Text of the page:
Supreme Court vacates Pennsylvania rule which allowed undated mail-in ballots to be counted

by WorldTribune Staff / 247 Real News October 11, 2022

The U.S. Supreme Court on Tuesday invalidated an appeals court decision which allowed undated mail-in ballots to be counted in a local election.

The top court vacated a May decision by the 3rd U.S. Circuit Court of Appeals that had said mail-in ballots without a required date on the return envelope still had to be counted in a 2021 Pennsylvania judge race.

The appeals court had ruled that the state election law’s requirement of a date next to the voter’s signature on the outside of return envelopes was “immaterial.” The lower court had said it found no reason to refuse counting the ballots that were set aside in the Nov. 2, 2021 election for common pleas judge in Lehigh County.

The undated mail-in ballots were enough to give Democrat Zac Cohen victory in the race.

In the Tuesday decision, the Supreme Court justices ruled 7-2 that the 3rd Circuit must “dismiss the case as moot.”

Joshua Voss, a lawyer who represents the losing judicial candidate in the Lehigh County race, Republican David Ritter, said the effect of the new high court ruling is that state law goes back to where it had been.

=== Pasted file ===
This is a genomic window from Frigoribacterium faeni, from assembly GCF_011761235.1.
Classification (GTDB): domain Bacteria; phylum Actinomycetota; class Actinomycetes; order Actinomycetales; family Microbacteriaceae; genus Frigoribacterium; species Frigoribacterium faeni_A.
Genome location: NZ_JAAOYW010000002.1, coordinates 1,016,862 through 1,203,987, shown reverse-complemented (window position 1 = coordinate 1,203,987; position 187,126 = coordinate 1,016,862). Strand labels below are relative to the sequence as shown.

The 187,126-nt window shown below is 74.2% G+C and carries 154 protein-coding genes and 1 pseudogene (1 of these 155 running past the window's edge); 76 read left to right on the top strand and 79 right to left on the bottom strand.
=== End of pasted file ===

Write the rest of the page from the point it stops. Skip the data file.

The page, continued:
At issue has been the date — not the signatures — on mail-in ballots. Undated ballots that arrived on time had been counted during the 2020 election due to the Covid pandemic and mail uncertainties.

The state’s highest court had permitted the undated ballots to be counted in 2020 when mail-in balloting surged due to the pandemic, but the justices signaled the court would not allow the change in future elections.

The administration of Pennsylvania Democrat Gov. Tom Wolf said it is reviewing the case but, at the moment, “current guidance is for counties to count ballots that are missing a date or have the wrong date.”

Acting Secretary of State Leigh Chapman said she had just been informed of the ruling and that “we’re reviewing that decision and we’ll provide guidance to counties accordingly. As far as the impact on what happened with the Supreme Court, I’m not able to comment further. But what I can say is that we will evaluate and update guidance as necessary.”

More than 2.5 million Pennsylvanians voted by mail during 2020′s presidential election, most of them Democrats, out of 6.9 million total votes. Chapman said Tuesday that more than 1.1 million absentee and mail-in ballots have been requested for the November 2022 midterms.

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